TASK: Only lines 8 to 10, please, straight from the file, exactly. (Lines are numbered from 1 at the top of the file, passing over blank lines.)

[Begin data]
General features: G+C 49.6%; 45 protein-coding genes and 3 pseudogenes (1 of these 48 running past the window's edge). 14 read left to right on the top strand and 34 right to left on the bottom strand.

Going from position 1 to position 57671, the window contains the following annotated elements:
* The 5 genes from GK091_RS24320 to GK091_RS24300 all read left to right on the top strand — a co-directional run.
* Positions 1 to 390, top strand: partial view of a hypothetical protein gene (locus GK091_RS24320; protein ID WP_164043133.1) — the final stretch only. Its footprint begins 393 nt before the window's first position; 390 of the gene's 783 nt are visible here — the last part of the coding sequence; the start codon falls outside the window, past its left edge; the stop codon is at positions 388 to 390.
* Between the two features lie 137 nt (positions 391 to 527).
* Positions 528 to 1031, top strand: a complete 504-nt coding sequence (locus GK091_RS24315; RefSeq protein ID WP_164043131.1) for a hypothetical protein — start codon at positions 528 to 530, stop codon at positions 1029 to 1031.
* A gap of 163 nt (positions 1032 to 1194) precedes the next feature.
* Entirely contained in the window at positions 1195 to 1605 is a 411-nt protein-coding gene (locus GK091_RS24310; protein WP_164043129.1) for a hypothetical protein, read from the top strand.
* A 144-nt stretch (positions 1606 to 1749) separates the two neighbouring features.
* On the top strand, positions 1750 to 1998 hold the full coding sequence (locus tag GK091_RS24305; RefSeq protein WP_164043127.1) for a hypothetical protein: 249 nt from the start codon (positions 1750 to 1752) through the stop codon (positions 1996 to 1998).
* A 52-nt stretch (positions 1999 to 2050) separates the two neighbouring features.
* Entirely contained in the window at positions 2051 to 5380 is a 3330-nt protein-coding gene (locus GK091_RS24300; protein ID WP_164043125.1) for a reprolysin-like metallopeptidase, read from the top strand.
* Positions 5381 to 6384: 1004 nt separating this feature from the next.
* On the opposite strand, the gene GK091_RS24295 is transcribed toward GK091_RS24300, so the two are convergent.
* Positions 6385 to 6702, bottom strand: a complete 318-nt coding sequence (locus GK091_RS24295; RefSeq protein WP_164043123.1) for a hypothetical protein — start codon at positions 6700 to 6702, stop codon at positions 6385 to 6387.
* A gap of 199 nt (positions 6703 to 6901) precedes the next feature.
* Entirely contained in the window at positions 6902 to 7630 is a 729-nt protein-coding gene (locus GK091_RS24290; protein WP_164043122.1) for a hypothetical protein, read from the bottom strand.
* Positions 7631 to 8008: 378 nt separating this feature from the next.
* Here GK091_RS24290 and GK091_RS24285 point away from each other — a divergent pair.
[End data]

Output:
* Entirely contained in the window at positions 1195 to 1605 is a 411-nt protein-coding gene (locus GK091_RS24310; protein WP_164043129.1) for a hypothetical protein, read from the top strand.
* A 144-nt stretch (positions 1606 to 1749) separates the two neighbouring features.
* On the top strand, positions 1750 to 1998 hold the full coding sequence (locus tag GK091_RS24305; RefSeq protein WP_164043127.1) for a hypothetical protein: 249 nt from the start codon (positions 1750 to 1752) through the stop codon (positions 1996 to 1998).